Snowdrops! I have Snowdrops blooming in the Arbor Garden and not just a few. A whole patch has poked up its heads and opened into full blossom.
This should be a long awaited, much anticipated moment of pure joy for our winter weary souls. Instead, I feel both deep pleasure in seeing these dear friends again and a bit of anxiety as well.
The timing feels off. Snowdrops usually donâ€™t blossom here until the end of March or beginning of April. They come at the tail end of our maple sugaring season, not before we have even tapped the maple trees.
Thatâ€™s another thing. It’s been so warm that I am sure the maple sap is running. I asked the maple trees we tap if I should tap them now, weeks before we usually begin our sugaring season. The maples suggested I wait, but not for long. Maybe next week? They too seemed a bit up in the air about when to tap.
I expected to remain concerned about global warming in general but glad for our micro-climate. New Hampshire winters feel like a small eternity to me. But this moderating weather is not leaving me glad for our micro climate either. I had a wake up call last fall that suggested a moderating climate poses unexpected difficulties for all the plants here on our hilltop.
Last fall, we went deep into the season without a killing frost. This seemed like a gift until we had a snowstorm just days after the first frost. Because of this late frost, the leaves were still on the trees so the snow stuck to the branches of trees that usually do not have leaves on them when snow falls. As a consequence, many trees suffered damage. Apple trees in our orchard and poplars along the hedgerows were uprooted by the weight of the snow. Almost every tree in our garden lost big branches with several trees split in half.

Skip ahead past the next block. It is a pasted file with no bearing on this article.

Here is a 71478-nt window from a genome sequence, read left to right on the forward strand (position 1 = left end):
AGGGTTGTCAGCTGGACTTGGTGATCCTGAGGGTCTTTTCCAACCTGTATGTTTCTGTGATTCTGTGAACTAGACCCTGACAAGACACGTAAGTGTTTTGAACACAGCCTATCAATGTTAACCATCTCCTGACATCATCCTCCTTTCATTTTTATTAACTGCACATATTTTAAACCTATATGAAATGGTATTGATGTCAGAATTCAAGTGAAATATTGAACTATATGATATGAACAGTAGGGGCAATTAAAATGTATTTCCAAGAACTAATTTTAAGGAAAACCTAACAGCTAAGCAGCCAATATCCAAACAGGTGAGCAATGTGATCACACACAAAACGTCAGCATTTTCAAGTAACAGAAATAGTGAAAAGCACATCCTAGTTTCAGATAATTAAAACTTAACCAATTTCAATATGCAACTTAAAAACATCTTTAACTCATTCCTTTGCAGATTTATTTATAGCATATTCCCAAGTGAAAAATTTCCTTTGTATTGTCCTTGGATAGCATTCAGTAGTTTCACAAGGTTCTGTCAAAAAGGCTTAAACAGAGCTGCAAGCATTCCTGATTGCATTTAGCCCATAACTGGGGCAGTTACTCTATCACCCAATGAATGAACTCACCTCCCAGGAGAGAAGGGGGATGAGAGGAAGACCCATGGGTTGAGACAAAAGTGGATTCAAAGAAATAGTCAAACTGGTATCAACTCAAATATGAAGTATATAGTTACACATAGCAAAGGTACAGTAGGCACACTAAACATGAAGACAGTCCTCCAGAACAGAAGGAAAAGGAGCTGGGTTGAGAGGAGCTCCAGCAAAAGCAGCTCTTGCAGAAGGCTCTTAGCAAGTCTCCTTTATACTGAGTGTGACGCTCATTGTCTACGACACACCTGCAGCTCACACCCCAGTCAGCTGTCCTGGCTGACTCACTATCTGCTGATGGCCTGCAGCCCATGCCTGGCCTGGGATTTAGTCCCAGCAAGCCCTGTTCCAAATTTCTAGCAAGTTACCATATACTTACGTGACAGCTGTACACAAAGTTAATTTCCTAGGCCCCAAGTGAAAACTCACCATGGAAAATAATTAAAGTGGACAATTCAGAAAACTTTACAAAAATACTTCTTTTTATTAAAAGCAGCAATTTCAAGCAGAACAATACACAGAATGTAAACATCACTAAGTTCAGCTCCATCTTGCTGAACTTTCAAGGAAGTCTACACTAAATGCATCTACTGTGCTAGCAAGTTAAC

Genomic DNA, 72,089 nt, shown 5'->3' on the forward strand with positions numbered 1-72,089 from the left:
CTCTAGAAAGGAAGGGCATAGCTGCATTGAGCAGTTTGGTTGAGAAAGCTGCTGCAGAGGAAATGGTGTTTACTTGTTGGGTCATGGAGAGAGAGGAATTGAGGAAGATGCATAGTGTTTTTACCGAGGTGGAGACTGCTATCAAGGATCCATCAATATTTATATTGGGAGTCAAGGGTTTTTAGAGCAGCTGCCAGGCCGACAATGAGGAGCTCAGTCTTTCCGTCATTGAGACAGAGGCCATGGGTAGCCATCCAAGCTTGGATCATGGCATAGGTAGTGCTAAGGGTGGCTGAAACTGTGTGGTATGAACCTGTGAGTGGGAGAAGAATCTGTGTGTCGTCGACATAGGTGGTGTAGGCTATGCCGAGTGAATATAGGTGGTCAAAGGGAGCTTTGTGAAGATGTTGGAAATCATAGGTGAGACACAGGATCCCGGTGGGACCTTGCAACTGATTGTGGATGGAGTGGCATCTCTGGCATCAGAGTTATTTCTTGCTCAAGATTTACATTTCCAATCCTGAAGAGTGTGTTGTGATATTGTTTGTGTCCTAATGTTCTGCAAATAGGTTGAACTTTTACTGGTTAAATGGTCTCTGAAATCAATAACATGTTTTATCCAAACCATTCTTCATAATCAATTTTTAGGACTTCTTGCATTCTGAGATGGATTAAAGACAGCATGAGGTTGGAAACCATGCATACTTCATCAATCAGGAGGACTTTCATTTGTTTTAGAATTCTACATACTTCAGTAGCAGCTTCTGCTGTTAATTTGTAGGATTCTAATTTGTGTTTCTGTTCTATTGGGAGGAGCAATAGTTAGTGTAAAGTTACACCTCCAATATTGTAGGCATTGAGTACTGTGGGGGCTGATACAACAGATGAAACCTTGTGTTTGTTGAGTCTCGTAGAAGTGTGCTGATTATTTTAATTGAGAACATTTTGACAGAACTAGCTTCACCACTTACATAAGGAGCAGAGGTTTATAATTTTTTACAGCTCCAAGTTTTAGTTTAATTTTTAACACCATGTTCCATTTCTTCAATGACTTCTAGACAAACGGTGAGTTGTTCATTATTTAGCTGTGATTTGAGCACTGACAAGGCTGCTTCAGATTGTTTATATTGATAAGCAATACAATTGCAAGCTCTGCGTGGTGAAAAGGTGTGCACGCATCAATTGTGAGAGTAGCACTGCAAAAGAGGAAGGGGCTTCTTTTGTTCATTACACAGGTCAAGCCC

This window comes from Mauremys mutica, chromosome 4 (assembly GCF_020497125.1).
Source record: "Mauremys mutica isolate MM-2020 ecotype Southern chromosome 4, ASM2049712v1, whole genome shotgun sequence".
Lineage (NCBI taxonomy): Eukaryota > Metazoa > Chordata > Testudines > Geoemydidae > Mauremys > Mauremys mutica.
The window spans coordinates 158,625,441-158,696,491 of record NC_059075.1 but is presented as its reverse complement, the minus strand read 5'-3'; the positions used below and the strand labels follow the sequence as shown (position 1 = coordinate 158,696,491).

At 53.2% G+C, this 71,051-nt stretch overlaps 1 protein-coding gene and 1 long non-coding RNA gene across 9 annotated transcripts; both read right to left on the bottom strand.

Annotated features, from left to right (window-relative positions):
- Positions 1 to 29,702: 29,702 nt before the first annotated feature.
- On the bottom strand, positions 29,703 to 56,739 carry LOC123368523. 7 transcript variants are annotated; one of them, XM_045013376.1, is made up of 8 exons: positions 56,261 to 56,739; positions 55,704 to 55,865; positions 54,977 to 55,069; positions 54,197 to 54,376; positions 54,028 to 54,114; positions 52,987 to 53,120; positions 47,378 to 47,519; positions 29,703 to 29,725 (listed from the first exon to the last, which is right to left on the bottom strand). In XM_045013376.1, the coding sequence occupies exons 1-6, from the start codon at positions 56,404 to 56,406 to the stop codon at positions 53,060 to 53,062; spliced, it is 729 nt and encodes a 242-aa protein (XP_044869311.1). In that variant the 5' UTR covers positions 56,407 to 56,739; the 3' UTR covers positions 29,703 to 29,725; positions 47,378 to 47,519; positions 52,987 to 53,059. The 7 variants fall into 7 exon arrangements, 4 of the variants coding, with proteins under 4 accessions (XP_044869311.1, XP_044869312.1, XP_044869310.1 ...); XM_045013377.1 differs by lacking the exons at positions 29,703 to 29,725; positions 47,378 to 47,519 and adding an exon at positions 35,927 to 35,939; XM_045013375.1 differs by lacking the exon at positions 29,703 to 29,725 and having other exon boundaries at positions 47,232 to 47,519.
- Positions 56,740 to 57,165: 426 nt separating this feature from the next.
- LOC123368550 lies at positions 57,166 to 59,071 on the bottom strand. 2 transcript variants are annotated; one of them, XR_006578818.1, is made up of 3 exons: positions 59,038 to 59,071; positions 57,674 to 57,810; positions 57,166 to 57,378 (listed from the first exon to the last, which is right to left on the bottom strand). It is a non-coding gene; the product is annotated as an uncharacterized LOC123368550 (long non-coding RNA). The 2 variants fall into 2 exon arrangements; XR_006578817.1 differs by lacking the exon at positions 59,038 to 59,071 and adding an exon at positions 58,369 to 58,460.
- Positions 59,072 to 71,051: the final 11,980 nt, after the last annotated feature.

The Hawthorn with which we make our beloved Honeybees in the White Hawthorn Flower Essence went from being one of the most luxurious trees in our yard to a skeleton of just a few branches. The combination of its gorgeous orange berries and leaves still on the tree left this tree particularly vulnerable. The snow broke all but a few of its branches. Come spring, whenever that may be, I am not sure the tree will be able to go on. This lovely friend in our garden may be gone.
So now I am not so certain that what appear to be benign changes are benign. Is it a good thing for us to have Connecticut winters? I donâ€™t know.
I close with a message the Maple elementals gave me after I finished writing this piece. I found their words consoling and comforting. I hope you do to. I share their message with much love.
â€œWinds of change blow in your valley Molly. We remain grounded in the eternal verities but weather is not one of them. So expect the unexpected but also know that we will prevail through this bittersweet time.
It is your community with us more than the fruits of your labor which matter most to us. So let go of your concern about the right window for sugaring this year. We cannot predict ourselves what will happen during this unusual spring. Rest in the knowledge that even if there is only a small amount of syrup made this season, it is your daily visits to us that are the real gift to you and us.
So look into each bucket with your same curiosity and wonder, even if the bucket is empty. Chat with us and hug us as you always do. Walk beneath our outspread branches and feel our love for you, unchanging season to season. And let go of your worries. To stand together in loving embrace and together love the earth beneath us all. This is the imperishable sweetness of our time together.â€